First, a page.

Justin Thomas Is OFFICIALLY The Best Ball Striker On The PGA Tour This Season... We Break Down His Swing To Help You Strike It Better

The two-time Major Champion is hitting the ball better than most players in the world right now, so we asked one of our experts to analyse his swing and provide some insight into what makes him such a great ball-striker...

Justin Thomas at the top of his backswing and holding the finish position after hitting his golf shot
Justin Thomas is the top ball striker on the PGA Tour this season, so what can we learn from his swing?
(Image credit: Getty Images)

Justin Thomas has started the new PGA Tour season on fire, finishing 6th and 3rd in his two starts so far. The American has actually finished in the top-6 on each of his last four tournament starts, and currently ranks 1st in the 'Strokes Gained: Tee To Green' measure on the PGA Tour.

Thomas has always been an extraordinary ball-striker, ranking in the top-5 from tee to green in six of the last seven seasons, so what is it that makes his swing so special? We asked Golf Monthly Top 50 Coach Barney Puttick to do some analysis, in the hope that we can learn something from one of the best in the business...

Barney Puttick
Barney Puttick

Barney's professional playing and coaching career is mightily impressive, with some incredible achievements including once tying two-time Major Winner Greg Norman for 3rd place in a 36-hole event. Barney teaches at Mid Herts Golf Club, supporting the development of countless players in a career that boasts more than 45 years experience in the industry.

Justin Thomas – Swing Sequence Analysis

Justin Thomas swing sequence

(Image credit: Titleist)

The set-up is classic stuff, as you can see in the image above, very strong and athletic with a big, wide base. 

The first talking point for me is the image below, which mirrors the position he takes the club to in his well-known pre-shot waggle to check the shaft is parallel to the target line. This image shows he achieves that position in his actual swing.

For him, it’s really important he gets the club nice and wide to avoid any tendency to whip it a bit on the inside. He feels that if he can get the club in that slot, the rest is just going to follow in sequence.

Justin Thomas Swing Sequence

(Image credit: Titleist)

Look at the right foot as he starts down. The heel is well off the ground – quite rare at this point. His father and coach, Mike, has said they tried to get him to keep the heel down, but it just didn’t work as it threw his timing out. Despite this, he remains in balance where a lot of players would lose stability.

The club drops into a strong position and his hips are unloading rapidly because they’re already back to where they were at address. That’s his power source – the amazing gap between shoulder and hip turn.

Justin Thomas Swing Sequence

(Image credit: Titleist)

I love the post-impact position here. You can really see the extension at a point where the left arm would be buckling up for many club golfers, but he’s still controlling the speed.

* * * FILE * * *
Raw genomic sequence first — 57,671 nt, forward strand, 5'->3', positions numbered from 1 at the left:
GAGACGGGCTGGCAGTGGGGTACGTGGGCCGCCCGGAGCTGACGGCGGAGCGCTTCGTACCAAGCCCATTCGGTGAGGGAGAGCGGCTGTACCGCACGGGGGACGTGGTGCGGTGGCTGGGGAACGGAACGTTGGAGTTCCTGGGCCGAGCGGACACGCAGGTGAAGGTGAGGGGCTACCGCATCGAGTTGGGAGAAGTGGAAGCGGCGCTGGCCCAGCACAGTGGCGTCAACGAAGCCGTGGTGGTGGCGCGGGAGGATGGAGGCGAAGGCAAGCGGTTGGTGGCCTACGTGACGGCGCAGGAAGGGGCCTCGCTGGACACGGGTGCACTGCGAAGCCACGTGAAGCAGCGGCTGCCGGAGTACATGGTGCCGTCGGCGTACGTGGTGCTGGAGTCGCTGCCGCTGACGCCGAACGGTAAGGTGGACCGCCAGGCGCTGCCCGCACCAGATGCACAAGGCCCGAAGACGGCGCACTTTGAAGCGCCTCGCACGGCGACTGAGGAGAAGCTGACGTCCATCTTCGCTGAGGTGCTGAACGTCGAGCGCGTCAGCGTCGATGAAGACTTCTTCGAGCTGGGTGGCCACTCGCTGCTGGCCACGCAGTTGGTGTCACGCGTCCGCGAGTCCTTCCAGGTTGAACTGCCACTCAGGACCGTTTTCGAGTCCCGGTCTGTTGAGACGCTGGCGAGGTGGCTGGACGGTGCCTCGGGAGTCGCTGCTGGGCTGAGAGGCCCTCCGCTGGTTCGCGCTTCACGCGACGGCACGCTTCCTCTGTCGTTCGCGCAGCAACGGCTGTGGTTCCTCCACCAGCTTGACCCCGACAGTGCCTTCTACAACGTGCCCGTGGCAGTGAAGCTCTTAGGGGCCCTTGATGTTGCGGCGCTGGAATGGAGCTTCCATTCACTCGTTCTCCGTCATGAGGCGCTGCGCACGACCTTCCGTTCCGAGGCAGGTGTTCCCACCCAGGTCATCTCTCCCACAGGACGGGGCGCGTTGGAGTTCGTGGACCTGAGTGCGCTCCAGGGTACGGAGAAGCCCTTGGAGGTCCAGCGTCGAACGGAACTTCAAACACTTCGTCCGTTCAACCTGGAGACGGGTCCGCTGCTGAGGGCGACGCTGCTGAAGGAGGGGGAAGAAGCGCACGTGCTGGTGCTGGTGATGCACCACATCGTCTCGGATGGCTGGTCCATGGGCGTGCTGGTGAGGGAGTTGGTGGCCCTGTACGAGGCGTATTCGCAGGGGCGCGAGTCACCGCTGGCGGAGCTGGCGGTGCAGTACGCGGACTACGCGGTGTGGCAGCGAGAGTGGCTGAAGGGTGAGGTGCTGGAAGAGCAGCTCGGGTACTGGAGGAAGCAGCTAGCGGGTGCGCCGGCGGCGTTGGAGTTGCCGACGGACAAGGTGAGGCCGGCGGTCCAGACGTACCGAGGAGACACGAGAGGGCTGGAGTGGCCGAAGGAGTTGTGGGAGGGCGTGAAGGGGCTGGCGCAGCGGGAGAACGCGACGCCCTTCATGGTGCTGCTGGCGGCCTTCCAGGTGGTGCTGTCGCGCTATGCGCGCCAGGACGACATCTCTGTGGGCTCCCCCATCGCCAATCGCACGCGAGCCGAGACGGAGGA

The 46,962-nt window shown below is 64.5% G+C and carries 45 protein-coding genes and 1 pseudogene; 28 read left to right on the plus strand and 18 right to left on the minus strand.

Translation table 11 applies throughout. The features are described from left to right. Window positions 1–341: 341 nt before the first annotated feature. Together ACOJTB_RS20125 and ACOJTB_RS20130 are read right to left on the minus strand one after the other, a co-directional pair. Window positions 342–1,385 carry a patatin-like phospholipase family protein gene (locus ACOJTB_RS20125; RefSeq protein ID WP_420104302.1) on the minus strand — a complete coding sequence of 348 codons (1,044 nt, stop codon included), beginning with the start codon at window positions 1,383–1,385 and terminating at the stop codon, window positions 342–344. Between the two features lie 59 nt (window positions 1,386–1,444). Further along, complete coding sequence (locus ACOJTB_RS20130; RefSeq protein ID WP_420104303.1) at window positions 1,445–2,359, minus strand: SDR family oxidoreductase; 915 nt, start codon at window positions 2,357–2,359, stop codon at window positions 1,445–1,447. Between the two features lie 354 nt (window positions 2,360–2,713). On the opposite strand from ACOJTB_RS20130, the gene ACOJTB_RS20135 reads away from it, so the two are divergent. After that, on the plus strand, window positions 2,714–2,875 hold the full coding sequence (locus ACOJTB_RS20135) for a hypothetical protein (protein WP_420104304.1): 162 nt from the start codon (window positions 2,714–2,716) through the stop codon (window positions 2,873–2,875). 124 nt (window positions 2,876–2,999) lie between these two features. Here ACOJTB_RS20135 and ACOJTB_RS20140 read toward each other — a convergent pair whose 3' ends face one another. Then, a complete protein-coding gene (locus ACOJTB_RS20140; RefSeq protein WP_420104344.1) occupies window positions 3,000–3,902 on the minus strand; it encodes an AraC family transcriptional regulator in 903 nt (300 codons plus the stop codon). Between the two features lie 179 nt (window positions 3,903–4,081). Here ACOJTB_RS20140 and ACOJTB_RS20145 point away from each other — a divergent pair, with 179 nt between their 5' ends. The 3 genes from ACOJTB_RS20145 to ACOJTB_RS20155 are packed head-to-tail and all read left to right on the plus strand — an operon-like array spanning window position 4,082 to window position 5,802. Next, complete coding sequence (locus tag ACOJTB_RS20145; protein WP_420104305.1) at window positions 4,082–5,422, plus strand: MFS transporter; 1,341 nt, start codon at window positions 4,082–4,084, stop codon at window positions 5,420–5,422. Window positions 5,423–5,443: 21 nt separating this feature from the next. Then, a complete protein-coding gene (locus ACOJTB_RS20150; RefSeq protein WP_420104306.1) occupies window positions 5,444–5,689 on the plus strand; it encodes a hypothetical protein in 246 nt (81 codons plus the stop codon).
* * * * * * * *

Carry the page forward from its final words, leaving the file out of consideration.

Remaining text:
Justin Thomas Swing Sequence

(Image credit: Titleist)

You’ve got to be pretty fit to move your hips out of the way like that! His head stays behind the ball, as does his upper body – that’s why his angle of attack is something like +4˚ or 5˚. He’s really keeping behind it. A lot of players are not getting the same amount of turn if they hang back like that, but he’s so balanced.

Justin Thomas Swing Sequence

(Image credit: Titleist)

It is clear that there has been a real resurgence in performances from Justin Thomas in recent months, and it would come as no surprise to see him back in the winner's circle before long.

Barney Puttick
Top 50 Coach

Location: Mid Herts Golf Club


Barney turned professional in 1979 and gained the Assistant Professional position at Dyrham Park Golf Club. He played full time before becoming Head Professional at Ramsey Golf Club in 1987. He can now be found teaching at Mid Herts Golf Club. Barney's favourite golfing memory is tying Greg Norman for third place in a 36-hole tournament in Cannes.


Teaching philosophy:

My goal with every student is to work with the player and what they possess rather than impose a prescriptive style for everyone. The key, for me, is improving players' fundamentals and their impact factors, and setting of that all important chain of events of one good move leading to another. 


Typical lesson:

Technology makes it possible for everyone to see their swing and get their numbers. My job is to unravel them and give the player a positive set of ideas to take away after the session. Using swing drills and drawing sporting comparisons to the swing - for example, throwing a ball - the player can improve quite quickly once they put these into practice. 


Significant influences:

I was fortunate to spend my formative years working for Ian Connelly, Nick Faldo's early mentor. He instilled in me the love of the art form that is coaching, and I still use some of his ideas to this day. Latterly, I enjoyed Bobby Clampett's ideas on the swing, as he was a phenomenal player with a quirky action. His ideas on impact have aligned to my teaching. I have also been blessed to spend time with Mike Bender, Zach Johnson's long time coach.

With contributions from